Cloud, IoT and APIs are creating massive complexity that traditional modes of security aren't equipped to handle. Fortunately, progressive companies like Google and Cisco are getting vocal about the role identity will play in securing the modern enterprise, effectively putting identity in the spotlight. Furthermore, the formalization of what it means to move identity to the center, makes the concept of Identity Defined Security a reality.
The time is ripe for this paradigm shift.
The modern enterprise workforce is no longer confined to a desk tied to a trusted network. More often than not, employees are getting their work done on the go from home, in a coffee shop, on the train or in the airport. Increasingly the applications that you, your employees and customers rely on exist outside the corporate network. You use SaaS applications, deploy internal apps to AWS and use Office 365 in Azure. Add Internet of Things to the mix, and you have a new layer of complexity with device-to-device interactions from millions and even billions of smart connected devices elevating the scale to new proportions.
Traditional security was based on the notion that if you put up a secure perimeter, you could keep the bad guys out. But, as your users, their devices, and the applications they need access to move outside the safe and cozy confines of the corporate network, that paradigm fails and a new approach is needed. Google recently declared that the concept of putting a perimeter around a trusted network is flawed because no firewall is impervious and when someone penetrates it, they have relatively easy access to anything and everything.
We need to be prepared to secure corporate data at scale without compromising productivity or user experience.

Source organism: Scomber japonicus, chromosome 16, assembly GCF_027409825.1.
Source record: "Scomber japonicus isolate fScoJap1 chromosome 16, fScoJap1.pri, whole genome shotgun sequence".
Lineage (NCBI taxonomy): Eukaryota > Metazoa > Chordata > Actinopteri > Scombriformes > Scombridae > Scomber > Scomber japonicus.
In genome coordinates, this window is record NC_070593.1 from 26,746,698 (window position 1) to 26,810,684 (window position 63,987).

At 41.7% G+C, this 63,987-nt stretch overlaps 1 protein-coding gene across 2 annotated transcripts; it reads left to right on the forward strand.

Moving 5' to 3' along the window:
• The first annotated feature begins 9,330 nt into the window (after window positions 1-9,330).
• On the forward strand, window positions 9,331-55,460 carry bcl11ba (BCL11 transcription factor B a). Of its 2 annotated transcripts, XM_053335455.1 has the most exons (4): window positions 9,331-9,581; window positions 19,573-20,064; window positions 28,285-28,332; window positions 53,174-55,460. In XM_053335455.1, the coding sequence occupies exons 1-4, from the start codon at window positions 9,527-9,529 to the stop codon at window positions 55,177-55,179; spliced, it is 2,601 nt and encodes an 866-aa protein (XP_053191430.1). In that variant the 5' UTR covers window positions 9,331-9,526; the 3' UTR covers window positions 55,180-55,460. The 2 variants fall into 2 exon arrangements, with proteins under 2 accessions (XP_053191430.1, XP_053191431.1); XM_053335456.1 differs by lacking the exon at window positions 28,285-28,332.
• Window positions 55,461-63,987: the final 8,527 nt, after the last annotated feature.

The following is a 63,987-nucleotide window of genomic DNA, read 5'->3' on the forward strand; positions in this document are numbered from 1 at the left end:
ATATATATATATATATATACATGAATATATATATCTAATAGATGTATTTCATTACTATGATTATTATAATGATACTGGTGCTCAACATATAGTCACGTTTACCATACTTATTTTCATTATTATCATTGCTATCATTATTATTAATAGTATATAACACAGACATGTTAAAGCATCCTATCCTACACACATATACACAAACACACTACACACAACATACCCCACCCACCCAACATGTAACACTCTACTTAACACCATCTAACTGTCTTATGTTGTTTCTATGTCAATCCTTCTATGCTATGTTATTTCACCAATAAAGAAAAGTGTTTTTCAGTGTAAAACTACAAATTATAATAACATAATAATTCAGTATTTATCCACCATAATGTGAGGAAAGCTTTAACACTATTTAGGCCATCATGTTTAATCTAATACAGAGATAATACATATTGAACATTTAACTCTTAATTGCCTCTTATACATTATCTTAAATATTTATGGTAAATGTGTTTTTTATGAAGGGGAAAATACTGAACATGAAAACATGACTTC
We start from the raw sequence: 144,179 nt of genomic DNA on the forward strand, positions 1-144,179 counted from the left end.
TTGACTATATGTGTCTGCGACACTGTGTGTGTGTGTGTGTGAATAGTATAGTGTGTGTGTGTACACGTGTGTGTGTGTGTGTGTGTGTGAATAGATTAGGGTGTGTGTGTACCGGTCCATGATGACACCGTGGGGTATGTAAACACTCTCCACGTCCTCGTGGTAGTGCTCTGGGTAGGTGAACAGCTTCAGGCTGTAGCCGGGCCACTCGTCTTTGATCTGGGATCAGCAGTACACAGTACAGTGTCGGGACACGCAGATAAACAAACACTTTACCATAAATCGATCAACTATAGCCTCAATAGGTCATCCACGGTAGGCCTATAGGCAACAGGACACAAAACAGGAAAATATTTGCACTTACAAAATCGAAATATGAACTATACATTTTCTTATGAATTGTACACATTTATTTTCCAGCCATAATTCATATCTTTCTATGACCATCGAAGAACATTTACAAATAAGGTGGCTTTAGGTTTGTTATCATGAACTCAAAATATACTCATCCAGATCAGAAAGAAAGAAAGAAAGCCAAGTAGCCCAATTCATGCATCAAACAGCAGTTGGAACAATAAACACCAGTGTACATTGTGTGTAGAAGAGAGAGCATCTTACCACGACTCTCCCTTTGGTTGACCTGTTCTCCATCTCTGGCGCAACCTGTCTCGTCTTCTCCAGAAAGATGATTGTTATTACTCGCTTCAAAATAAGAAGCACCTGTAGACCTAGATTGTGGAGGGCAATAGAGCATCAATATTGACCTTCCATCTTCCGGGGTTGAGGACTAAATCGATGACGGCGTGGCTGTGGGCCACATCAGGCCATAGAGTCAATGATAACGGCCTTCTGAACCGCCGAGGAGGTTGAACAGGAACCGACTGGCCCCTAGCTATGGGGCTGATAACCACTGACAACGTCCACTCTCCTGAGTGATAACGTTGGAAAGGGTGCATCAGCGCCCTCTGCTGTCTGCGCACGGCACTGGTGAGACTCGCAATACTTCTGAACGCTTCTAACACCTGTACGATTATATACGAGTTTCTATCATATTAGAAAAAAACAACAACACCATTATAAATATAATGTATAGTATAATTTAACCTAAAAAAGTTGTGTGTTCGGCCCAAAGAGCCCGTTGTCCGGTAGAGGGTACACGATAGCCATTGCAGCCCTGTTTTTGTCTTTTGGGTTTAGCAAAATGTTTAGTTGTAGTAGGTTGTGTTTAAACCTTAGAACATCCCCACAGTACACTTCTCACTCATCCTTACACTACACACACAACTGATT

What's most important in this situation is that the right people get access to the right things, from any device and any location. We call this Identity Defined Security. It's built on six design principles that meet modern security complexities and scale to address future challenges:
All identities - Designed to support workforce, customer and partner use cases
Federated architecture - It should be assumed that applications, devices and users are in different domains
Built on standards - Ensures a highly secure solution that meets future demands
Web, mobile and API - Centralized policy management for access to web, mobile and APIs
Internet scale - High levels of automation are necessary to scale to meet IoT demands
Flexible deployment - Deployed the way the enterprise needs it, in the cloud, on premise or as a service, or all of the above
In today's world we are mobile, live and work in the cloud, and are always connected which accelerates security risk. Bigger and stronger borders are not the answer because there is no simple perimeter. Is identity at the center of your security strategy? Click here to learn more about how Identity Defined Security secures our borderless world.